Birds migrate—or move regularly from one place to another—for several reasons, including warmth and the availability of food and water. Many species of birds mate and nest in specific areas of the world. Most of these areas are only comfortable during the warmer months of the year, so when the cold weather arrives birds migrate to warmer climates. These trips can be as long as thousands of miles. For example, the American golden plover breeds north of Canada and Alaska during the Northern Hemisphere’s spring and summer.
In the Northern Hemisphere’s fall, the plovers travel to southeastern South America to spend the “winter”—which is the summer season in the Southern Hemisphere—allowing the birds to find plenty of food. When spring arrives again in the Northern Hemisphere, the trip is reversed, and the plovers migrate back to the northern nesting grounds to breed.
The red carpet treatment dates back to the 1930s, when a carpet of that colour led passengers to a luxurious train, the Twentieth Century Limited, which ran between New York and Chicago.
The Twentieth Century was the most famous in America and was totally first class with accommodation and dining car menus that were considered the height of luxury. Walking the red carpet to the train meant you were about to be treated like royalty.
People can use the Internet to send electronic mail, known as e-mail, to one another in just a few seconds. Once you type a message into your computer to send to your cousin, let’s say, who lives miles from you across the country, it travels through the wires of your phone line as a series of electrical signals (or, for some people, the signals travel through the same cables that bring them cable television). These signals travel to a station run by your service provider, where a big computer sends them to an Internet routing center. Located all over the world, routing centers, which are linked to organizations and Internet providers, send the countless computer communications that come to them each second along the quickest possible routes to their destinations.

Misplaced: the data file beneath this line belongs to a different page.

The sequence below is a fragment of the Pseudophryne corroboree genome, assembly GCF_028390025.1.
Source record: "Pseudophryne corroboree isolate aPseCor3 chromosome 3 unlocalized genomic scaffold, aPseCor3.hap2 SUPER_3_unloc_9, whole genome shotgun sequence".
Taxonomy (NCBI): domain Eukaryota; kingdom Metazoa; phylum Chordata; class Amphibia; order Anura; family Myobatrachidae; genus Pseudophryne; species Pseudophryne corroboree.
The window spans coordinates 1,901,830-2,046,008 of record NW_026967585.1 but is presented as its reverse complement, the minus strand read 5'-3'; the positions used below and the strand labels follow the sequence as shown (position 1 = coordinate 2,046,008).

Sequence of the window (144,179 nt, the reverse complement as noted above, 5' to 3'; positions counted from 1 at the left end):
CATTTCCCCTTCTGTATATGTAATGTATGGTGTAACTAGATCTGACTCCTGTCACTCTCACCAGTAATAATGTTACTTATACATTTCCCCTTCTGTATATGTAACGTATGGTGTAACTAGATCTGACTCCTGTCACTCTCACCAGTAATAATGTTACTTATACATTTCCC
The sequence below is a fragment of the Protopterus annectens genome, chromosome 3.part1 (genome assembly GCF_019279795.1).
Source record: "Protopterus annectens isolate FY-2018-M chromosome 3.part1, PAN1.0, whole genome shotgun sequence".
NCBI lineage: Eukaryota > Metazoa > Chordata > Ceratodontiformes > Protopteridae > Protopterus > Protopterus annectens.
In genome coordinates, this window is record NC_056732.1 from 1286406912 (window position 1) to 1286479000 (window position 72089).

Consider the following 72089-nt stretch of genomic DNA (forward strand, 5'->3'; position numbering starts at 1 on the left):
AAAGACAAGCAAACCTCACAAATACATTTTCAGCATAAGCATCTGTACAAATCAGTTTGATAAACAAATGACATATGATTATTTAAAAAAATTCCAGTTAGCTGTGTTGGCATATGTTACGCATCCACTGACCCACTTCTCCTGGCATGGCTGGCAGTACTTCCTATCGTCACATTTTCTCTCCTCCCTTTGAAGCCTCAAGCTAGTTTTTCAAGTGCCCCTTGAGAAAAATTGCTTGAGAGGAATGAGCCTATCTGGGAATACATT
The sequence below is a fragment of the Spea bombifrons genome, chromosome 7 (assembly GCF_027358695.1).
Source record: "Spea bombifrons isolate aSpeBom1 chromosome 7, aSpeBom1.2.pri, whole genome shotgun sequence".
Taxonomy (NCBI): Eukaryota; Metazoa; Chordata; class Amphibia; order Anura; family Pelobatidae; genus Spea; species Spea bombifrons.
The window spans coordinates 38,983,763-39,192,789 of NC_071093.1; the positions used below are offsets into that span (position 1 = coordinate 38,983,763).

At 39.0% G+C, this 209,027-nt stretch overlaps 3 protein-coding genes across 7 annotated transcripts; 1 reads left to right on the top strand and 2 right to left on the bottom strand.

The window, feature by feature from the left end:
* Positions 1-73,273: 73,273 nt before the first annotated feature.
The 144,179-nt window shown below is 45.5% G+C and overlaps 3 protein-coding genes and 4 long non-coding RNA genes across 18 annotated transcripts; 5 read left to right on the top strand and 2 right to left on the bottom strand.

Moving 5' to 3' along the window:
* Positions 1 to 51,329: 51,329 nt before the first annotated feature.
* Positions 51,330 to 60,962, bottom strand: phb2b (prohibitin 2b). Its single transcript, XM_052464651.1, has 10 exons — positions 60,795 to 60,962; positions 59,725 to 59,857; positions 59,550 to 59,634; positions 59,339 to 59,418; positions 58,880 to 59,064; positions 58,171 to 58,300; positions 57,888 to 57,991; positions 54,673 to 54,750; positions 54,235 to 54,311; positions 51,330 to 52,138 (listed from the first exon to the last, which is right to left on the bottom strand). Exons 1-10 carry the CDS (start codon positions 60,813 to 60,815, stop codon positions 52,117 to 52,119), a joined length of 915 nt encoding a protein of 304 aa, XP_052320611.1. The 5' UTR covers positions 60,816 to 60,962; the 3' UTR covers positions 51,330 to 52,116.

A giant computer there reads the address on your e-mail and sends it farther: depending on the distance it must travel, it may continue along phone lines, be changed into light signals that can travel with great speed along thin glass strands called fiber-optic cables, or be converted into equally speedy invisible bands of energy known as radio waves and transmitted to a communications satellite that will bounce it back to Earth, to a ground station located close to where your cousin lives. Once your message reaches the routing center nearest your cousin, it will be sent to the station of his or her service provider. From there it will be sent along regular phone lines to his or her computer. And all of this happens in a matter of moments.